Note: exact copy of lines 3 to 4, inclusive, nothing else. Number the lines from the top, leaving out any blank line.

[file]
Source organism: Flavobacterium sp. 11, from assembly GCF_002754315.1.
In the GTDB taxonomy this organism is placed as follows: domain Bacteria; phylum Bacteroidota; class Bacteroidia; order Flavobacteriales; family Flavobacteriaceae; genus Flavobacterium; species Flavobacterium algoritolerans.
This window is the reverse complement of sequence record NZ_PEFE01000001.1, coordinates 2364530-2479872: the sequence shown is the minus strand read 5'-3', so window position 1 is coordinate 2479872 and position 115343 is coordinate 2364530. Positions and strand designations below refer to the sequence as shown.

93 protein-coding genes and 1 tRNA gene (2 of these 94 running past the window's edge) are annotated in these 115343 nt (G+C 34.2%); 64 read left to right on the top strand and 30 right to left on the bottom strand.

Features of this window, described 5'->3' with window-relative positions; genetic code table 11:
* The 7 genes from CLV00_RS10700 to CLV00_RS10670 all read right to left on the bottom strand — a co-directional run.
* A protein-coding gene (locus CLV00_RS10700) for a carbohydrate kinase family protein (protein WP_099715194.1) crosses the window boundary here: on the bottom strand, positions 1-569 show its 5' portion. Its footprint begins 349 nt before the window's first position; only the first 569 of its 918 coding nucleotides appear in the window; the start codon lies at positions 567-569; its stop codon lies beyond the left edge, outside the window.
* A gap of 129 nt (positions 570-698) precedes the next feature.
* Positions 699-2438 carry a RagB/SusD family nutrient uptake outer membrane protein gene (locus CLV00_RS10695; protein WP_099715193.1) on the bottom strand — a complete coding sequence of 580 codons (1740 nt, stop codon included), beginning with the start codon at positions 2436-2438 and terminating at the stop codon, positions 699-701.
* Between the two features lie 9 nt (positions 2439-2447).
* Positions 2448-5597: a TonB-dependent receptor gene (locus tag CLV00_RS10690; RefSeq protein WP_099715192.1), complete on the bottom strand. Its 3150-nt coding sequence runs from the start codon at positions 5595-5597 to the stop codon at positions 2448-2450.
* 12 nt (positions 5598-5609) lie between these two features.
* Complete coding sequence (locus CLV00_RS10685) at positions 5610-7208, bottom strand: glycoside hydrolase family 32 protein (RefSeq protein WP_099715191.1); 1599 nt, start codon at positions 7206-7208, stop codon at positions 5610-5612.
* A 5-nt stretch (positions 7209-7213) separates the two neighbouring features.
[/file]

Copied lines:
This window is the reverse complement of sequence record NZ_PEFE01000001.1, coordinates 2364530-2479872: the sequence shown is the minus strand read 5'-3', so window position 1 is coordinate 2479872 and position 115343 is coordinate 2364530. Positions and strand designations below refer to the sequence as shown.

93 protein-coding genes and 1 tRNA gene (2 of these 94 running past the window's edge) are annotated in these 115343 nt (G+C 34.2%); 64 read left to right on the top strand and 30 right to left on the bottom strand.